Addressing mourners, the Zapu President, Dumiso Dabengwa described Ndabambi as a great leader.
“Ndabambi was a fearless leader who worked with the late Father Zimbabwe Dr Joshua Nkomo as secretary and he was the President of Rhodesia African Workers Union. He worked tirelessly to free the blacks from white man’s oppression hence they formed Zapu and he asked Dr Nkomo to lead the party,” said Dabengwa.
He said Ndabambi, Cephas Msipa and Aaron Ndlovu backed them when they decided to cancel the 1997 Unity Accord because they also felt that the people of Zimbabwe were oppressed.
“At some time he wanted us to send him to confront Robert Mugabe on his poor leadership qualities that have turned Zimbabweans into destitutes. Ndabambi is an undisputable national hero,” he said.
He added that they were yet to consult government to declare Ndabambi a national hero.
“It is sad that this great man has passed on. He was brave and challenged white oppression where he succeeded in abolishing the colour bar and the master-servant act,” said Dr Dabengwa.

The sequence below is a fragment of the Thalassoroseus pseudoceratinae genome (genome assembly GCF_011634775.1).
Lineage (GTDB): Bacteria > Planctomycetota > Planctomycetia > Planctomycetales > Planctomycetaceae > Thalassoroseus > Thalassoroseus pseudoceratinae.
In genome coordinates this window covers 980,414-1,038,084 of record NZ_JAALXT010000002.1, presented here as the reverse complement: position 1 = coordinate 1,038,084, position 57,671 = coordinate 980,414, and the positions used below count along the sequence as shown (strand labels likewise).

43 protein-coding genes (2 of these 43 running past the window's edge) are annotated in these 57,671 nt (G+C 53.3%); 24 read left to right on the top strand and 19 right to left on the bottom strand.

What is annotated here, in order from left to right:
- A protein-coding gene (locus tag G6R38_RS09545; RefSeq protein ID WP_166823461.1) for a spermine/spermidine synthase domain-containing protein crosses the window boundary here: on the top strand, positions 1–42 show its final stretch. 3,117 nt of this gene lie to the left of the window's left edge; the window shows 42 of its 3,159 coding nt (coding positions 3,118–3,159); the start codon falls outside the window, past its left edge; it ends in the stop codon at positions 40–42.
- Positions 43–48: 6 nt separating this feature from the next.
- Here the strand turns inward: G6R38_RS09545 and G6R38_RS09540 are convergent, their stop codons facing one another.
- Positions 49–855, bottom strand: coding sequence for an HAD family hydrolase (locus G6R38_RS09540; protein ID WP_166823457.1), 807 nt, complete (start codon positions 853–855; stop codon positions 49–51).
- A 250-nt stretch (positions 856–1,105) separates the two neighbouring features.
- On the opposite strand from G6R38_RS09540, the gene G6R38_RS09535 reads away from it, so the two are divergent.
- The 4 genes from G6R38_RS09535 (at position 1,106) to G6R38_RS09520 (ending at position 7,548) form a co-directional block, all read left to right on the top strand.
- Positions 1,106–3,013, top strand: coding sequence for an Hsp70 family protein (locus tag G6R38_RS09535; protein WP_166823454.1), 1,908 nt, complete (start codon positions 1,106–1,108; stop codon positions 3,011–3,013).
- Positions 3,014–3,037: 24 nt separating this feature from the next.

The son of the late Ndabambi, Patrick, told mourners that the family had lost a pillar.
A great friend to Ndabambi who died at 89, Aaron Ndlovu, described him as a good advisor who always wanted to see a united community that respected each other while
Clapperton Sidubi, who represented Figtree Councilor, described him as a gifted leader.
He said it was unfortunate that such a great leader had died a destitute.
He is survived by his wife, Ruth Masuku, three children and several great grandchildren and great grandchildren.
He was a former President of the powerful Railways workers union in federation of countries Botswana, Zambia Malawi and Zimbabwe. He convinced the company to train and
employ the first black train drivers and made black railway employees win the rent-to-buy houses, later on full ownership.
Dlomo was detained during the Ian Smith regime and suffered several other detentions together with other nationalist leaders at Khami Prison and Gonakudzingwa before he went into exile. He became the first black councilor winning elections in the exclusively white Kwekwe Town Council where a street in Amaveni Township was named after him.